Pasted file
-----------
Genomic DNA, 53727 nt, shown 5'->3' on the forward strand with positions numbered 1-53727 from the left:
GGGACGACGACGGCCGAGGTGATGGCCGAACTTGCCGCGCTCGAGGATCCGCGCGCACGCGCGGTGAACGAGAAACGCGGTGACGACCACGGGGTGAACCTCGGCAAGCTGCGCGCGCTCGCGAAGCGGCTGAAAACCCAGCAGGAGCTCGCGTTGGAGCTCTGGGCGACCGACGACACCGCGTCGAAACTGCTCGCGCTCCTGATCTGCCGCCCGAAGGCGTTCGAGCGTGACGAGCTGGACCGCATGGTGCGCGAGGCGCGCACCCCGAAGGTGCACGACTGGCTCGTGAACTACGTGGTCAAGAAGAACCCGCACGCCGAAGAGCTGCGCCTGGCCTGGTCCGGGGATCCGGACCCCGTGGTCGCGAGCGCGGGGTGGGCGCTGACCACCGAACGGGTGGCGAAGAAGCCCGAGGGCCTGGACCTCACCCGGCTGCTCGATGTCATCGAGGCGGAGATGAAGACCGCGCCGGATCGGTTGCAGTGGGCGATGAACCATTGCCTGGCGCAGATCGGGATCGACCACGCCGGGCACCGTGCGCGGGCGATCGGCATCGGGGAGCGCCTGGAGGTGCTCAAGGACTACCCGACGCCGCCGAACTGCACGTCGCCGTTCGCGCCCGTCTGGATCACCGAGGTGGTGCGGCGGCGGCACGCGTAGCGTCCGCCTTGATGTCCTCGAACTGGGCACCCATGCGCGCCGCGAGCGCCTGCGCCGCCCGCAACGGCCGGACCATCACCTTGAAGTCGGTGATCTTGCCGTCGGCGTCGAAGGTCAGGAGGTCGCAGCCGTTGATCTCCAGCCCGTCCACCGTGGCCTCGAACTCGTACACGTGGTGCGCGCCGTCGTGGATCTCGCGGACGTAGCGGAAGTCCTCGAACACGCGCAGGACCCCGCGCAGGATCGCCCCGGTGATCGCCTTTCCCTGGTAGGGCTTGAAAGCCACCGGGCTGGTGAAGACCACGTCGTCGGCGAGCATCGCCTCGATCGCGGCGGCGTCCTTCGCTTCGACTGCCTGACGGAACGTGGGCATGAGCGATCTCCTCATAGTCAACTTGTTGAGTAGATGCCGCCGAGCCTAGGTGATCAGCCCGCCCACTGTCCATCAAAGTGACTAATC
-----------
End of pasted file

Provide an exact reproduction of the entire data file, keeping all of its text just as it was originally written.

Genomic DNA, 53727 nt, shown 5'->3' on the forward strand with positions numbered 1-53727 from the left:
GGGACGACGACGGCCGAGGTGATGGCCGAACTTGCCGCGCTCGAGGATCCGCGCGCACGCGCGGTGAACGAGAAACGCGGTGACGACCACGGGGTGAACCTCGGCAAGCTGCGCGCGCTCGCGAAGCGGCTGAAAACCCAGCAGGAGCTCGCGTTGGAGCTCTGGGCGACCGACGACACCGCGTCGAAACTGCTCGCGCTCCTGATCTGCCGCCCGAAGGCGTTCGAGCGTGACGAGCTGGACCGCATGGTGCGCGAGGCGCGCACCCCGAAGGTGCACGACTGGCTCGTGAACTACGTGGTCAAGAAGAACCCGCACGCCGAAGAGCTGCGCCTGGCCTGGTCCGGGGATCCGGACCCCGTGGTCGCGAGCGCGGGGTGGGCGCTGACCACCGAACGGGTGGCGAAGAAGCCCGAGGGCCTGGACCTCACCCGGCTGCTCGATGTCATCGAGGCGGAGATGAAGACCGCGCCGGATCGGTTGCAGTGGGCGATGAACCATTGCCTGGCGCAGATCGGGATCGACCACGCCGGGCACCGTGCGCGGGCGATCGGCATCGGGGAGCGCCTGGAGGTGCTCAAGGACTACCCGACGCCGCCGAACTGCACGTCGCCGTTCGCGCCCGTCTGGATCACCGAGGTGGTGCGGCGGCGGCACGCGTAGCGTCCGCCTTGATGTCCTCGAACTGGGCACCCATGCGCGCCGCGAGCGCCTGCGCCGCCCGCAACGGCCGGACCATCACCTTGAAGTCGGTGATCTTGCCGTCGGCGTCGAAGGTCAGGAGGTCGCAGCCGTTGATCTCCAGCCCGTCCACCGTGGCCTCGAACTCGTACACGTGGTGCGCGCCGTCGTGGATCTCGCGGACGTAGCGGAAGTCCTCGAACACGCGCAGGACCCCGCGCAGGATCGCCCCGGTGATCGCCTTTCCCTGGTAGGGCTTGAAAGCCACCGGGCTGGTGAAGACCACGTCGTCGGCGAGCATCGCCTCGATCGCGGCGGCGTCCTTCGCTTCGACTGCCTGACGGAACGTGGGCATGAGCGATCTCCTCATAGTCAACTTGTTGAGTAGATGCCGCCGAGCCTAGGTGATCAGCCCGCCCACTGTCCATCAAAGTGACTAATC